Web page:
Frenchman’s Creek is a book I wanted to read last year. I even got it out of the library, very excited to have it in my hands, and then I never read it. It went back to the library unopened. A few weeks ago I decided to put it on hold and decided this would be the time I read it, and I did. And it was wonderful. It’s full of cold, rainy Cornwall days, French pirates, romance, and pillaging. What more could I want?
Lady Dona St. Columb is not one for high society although she is a fixture in London society. Always the most daring and outspoken one in the room, and mostly by choice, she tires of it all and take off for her husband’s country estate on the coast of Cornwall with only her children and a few servants in tow. She arrives at the dreary closed up home happy to finally be alone and out of London. She can’t stand the neighbors and does her best to make a few scenes to amuse herself but they reluctantly pester her to write to her husband and ask him to take care of the pirate who is raiding the coast. Not at all wanting to see her husband, she doesn’t bother with telling him the news but she does find she’s interested in finding out more about this pirate.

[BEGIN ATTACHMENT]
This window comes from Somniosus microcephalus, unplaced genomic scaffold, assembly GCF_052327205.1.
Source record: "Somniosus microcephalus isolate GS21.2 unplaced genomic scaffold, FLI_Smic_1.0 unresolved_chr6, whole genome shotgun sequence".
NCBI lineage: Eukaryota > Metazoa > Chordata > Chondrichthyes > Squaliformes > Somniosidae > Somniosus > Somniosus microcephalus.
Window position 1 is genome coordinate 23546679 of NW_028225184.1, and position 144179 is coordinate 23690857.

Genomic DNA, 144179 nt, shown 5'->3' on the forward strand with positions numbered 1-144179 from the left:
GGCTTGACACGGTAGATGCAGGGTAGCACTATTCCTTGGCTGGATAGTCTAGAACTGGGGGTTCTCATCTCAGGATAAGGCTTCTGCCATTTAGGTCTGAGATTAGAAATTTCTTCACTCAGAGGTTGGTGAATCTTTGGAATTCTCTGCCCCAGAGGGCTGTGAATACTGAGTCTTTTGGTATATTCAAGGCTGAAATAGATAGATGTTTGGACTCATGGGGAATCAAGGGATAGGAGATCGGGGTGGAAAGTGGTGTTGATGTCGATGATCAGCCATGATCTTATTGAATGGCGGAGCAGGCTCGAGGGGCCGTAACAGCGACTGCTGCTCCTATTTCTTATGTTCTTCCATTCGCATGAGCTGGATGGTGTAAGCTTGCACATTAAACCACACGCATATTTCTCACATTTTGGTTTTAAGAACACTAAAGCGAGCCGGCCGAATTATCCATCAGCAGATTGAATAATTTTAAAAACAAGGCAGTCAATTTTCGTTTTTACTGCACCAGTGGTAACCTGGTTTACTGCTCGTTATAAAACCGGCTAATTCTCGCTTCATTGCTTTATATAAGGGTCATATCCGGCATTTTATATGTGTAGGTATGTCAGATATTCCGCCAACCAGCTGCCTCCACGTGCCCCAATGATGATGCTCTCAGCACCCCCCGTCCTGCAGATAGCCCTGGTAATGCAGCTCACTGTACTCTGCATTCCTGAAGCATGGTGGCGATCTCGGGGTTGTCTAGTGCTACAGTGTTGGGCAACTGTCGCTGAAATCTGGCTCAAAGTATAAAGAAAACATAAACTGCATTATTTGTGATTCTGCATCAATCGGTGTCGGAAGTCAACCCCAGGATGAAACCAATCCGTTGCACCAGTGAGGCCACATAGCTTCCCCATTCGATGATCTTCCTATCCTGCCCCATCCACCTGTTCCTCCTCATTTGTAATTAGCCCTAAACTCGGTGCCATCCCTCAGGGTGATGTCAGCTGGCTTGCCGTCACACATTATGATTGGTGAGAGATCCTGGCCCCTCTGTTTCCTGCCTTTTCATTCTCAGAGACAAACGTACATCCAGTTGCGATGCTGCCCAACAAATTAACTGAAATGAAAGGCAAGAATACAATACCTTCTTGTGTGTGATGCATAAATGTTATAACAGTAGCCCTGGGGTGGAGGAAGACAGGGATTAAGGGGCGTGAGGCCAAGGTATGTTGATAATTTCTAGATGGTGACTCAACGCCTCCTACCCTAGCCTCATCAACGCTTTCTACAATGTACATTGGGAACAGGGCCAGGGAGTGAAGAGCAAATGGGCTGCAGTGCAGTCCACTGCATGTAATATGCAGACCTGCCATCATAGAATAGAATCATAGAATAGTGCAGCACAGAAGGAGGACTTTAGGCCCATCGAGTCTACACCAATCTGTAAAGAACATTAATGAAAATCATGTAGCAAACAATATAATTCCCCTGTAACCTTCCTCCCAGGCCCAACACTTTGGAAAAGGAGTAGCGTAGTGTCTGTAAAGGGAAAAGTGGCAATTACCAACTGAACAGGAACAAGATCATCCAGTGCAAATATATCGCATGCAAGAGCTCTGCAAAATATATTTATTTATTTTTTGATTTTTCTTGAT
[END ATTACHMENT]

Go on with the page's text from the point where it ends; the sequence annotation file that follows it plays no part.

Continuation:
This book is certainly more romantic than the other du Maurier books I’ve read. Dona, a very selfish woman by all accounts, and even though she claims to care for her children, is happy to run off for days without seeing them. It’s all about her and what she wants. What she wants is the French pirate and that’s what she gets. I can’t say I blame her. I too pictured a lovely French pirate as well, but overall, Dona’s not an endearing person and not all that likable for her actions. Did I mention her leaving her children for days on end and she doesn’t even think about them while she’s gone. Oh, and she’s claiming this entire time that she’s a good parent. And, you guessed it; she’s also having an affair. If you didn’t guess that, my apologies, I didn’t mean to ruin that for you. Wipe that last sentence from your memory. But I came to like her anyway and especially at the end which I won’t be sharing.
The strong personalities in du Maurier’s books are amusing, entertaining, and full of passion of one kind or another — think Rebecca, Rachel, and add Dona to that list — and that’s what I like that about her characters. I don’t always like her characters but do like the surprises her sometimes selfish, mean, and cruel female characters can bring about.
Frenchman’s Creek has only made me want to read more of her books. My library has Jamaica Inn and that might be the next one on my list of du Maurier books to tackle. This one was a real pleasure.
By Daphne du Maurier
Source Books Landmark